Clark County commissioners decided Tuesday to hire a consultant to look into the financial benefits of getting rid of county-owned land that currently is leased out to businesses.
This roughly 1,100 acres of land, which the county obtained through the federal Bureau of Land Management, is owned by the county’s Department of Aviation and leased to businesses and shopping centers.
After the consultant’s study, the county could end up getting out of the leasing business. It will be at least several months before the county gets a report back.
Under the consulting agreement, the Las Vegas firm JABarrett Co. will get paid up to $175,000 for the work.
The county received the land in 1999 through the federal Southern Nevada Public Lands Management Act.
The consultant is needed because of the financial complexity of the leases, involving more than paying a flat rate to lease property.
Most of the leases are participatory leases, said Jerome Stueve, the county director of real property management. That means the county and the lessee are in a partnership that factors in financial details such as business revenues, in some cases allowing the lessee to recoup initial costs before the two start sharing in net revenue.
The federal act requires the county to sell the land for fair market value. With the leases attached to it, a study is necessary before the county can make that determination.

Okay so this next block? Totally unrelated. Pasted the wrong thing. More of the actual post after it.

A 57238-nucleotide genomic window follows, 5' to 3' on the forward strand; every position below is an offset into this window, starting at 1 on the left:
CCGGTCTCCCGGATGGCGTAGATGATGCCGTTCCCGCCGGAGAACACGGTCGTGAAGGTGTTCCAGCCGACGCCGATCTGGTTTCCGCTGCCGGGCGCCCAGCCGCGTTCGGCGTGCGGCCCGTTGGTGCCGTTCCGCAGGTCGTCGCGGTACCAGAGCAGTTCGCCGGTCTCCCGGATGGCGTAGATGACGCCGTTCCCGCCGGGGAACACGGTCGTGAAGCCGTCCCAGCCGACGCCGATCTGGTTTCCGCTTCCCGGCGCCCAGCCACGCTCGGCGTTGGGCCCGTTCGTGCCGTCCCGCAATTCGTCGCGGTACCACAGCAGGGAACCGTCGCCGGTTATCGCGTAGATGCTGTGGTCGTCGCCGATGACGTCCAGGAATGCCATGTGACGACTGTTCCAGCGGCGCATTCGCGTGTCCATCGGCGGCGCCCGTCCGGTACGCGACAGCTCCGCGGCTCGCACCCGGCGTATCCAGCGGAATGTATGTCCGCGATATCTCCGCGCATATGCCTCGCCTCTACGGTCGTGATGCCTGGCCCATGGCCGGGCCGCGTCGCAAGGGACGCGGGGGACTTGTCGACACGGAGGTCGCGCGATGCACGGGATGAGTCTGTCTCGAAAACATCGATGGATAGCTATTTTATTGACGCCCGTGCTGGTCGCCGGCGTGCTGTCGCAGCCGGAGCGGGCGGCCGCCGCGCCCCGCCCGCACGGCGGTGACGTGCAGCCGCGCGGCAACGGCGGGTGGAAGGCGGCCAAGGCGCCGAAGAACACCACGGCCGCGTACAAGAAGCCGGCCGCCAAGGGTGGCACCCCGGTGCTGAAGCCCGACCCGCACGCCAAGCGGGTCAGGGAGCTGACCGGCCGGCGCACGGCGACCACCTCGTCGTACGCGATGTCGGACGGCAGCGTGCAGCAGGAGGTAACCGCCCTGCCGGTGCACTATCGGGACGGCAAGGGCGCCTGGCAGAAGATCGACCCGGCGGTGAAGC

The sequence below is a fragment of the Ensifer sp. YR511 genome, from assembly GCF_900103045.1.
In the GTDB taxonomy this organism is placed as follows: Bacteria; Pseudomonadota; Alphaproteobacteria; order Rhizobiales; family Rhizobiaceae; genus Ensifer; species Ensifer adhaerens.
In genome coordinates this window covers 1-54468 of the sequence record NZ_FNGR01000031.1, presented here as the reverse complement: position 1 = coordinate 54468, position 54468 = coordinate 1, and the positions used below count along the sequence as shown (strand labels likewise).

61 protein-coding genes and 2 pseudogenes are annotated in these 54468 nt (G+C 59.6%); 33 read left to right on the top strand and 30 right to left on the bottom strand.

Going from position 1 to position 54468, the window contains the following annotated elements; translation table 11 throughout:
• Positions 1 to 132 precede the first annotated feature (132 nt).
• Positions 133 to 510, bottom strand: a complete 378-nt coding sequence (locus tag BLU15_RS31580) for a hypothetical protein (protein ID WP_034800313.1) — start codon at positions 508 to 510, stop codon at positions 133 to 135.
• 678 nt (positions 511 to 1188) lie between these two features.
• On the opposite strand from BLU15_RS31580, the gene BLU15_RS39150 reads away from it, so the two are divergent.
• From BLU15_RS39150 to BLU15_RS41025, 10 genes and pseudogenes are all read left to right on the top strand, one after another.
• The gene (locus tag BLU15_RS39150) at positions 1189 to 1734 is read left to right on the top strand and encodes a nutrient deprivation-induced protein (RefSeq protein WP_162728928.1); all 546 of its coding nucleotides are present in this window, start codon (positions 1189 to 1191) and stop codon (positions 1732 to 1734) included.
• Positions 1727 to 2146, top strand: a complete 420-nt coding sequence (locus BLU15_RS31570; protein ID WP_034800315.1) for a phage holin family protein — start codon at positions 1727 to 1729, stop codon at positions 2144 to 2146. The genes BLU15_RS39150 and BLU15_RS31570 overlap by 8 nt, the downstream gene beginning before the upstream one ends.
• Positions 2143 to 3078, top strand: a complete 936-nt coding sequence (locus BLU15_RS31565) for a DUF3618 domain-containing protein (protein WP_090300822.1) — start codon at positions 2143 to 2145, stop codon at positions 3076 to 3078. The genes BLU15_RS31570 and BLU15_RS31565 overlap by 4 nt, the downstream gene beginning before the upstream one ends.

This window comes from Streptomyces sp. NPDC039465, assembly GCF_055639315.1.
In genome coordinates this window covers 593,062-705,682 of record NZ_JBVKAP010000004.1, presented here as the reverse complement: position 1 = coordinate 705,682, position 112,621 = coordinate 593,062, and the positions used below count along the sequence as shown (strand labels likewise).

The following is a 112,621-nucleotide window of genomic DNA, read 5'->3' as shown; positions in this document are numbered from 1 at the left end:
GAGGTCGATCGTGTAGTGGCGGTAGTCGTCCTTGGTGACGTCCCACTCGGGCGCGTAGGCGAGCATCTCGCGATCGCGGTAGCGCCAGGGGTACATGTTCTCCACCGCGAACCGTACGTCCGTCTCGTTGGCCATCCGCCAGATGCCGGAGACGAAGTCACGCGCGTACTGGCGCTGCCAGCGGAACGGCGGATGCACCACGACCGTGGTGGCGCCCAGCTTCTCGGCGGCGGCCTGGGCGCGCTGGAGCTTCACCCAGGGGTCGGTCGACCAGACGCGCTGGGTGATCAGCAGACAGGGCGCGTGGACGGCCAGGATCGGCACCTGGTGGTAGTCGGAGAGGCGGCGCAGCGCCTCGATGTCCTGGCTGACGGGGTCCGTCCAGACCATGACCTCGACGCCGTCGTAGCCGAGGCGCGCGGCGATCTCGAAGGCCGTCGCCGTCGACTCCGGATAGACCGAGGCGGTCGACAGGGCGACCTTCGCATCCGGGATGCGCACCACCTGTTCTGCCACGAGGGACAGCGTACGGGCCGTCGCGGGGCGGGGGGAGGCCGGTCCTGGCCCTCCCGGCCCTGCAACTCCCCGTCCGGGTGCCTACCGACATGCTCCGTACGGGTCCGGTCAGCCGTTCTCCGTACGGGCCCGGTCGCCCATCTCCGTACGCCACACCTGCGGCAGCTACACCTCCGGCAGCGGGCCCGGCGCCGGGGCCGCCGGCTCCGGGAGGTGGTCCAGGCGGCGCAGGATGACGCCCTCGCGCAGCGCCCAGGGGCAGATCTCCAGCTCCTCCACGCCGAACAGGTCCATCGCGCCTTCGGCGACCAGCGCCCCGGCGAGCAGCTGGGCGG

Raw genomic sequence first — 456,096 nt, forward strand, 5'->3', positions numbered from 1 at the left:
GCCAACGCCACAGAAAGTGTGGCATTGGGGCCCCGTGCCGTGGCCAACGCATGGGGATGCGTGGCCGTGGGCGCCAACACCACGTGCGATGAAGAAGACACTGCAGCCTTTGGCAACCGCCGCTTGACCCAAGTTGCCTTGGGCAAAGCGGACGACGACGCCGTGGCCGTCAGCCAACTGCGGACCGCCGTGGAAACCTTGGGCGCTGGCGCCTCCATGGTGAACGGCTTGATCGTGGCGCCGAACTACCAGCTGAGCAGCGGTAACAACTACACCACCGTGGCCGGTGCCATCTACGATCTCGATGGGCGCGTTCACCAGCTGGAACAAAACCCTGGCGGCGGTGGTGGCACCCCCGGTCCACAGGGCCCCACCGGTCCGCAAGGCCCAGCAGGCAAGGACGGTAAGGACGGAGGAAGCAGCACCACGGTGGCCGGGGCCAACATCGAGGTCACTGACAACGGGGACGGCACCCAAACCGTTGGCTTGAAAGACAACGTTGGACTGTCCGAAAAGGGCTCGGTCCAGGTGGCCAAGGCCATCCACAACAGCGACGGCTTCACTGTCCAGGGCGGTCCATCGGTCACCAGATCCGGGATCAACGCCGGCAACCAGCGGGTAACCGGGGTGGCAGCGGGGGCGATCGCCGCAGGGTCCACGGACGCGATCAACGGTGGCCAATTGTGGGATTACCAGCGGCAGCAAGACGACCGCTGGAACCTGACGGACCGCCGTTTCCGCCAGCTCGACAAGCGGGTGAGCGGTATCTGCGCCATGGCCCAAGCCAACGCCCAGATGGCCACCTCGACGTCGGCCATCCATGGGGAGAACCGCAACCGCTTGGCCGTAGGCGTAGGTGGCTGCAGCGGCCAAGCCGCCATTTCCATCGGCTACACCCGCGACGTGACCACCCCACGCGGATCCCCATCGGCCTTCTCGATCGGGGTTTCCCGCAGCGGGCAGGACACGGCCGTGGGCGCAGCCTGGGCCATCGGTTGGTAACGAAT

The report will look at 13 lease and lease-option agreements. The agreements involve companies including Sunset Business Park, Beltway Business Park and Majestic Runways Partners. For the most part, lease areas are south and west of McCarran International Airport.
The lease revenues vary from about $4 million a year to $7 million a year. Because of the federal law that provided the county the land, the money doesn’t all go to Clark County. Eighty-five percent goes to the account for the Southern Nevada Public Lands Management Act, 5 percent goes to the state, and 10 percent goes to the county’s Department of Aviation.
Libby White, land acquisition program manager for the BLM, said in an interview that the county has told the federal agency of its plans. The agency, while not making the county’s decision, will do its own assessment of the properties, she said, adding that it’s still in the early stages.
Contact reporter Ben Botkin at email@example.com or 702-405-9781. Follow him on Twitter @BenBotkin1.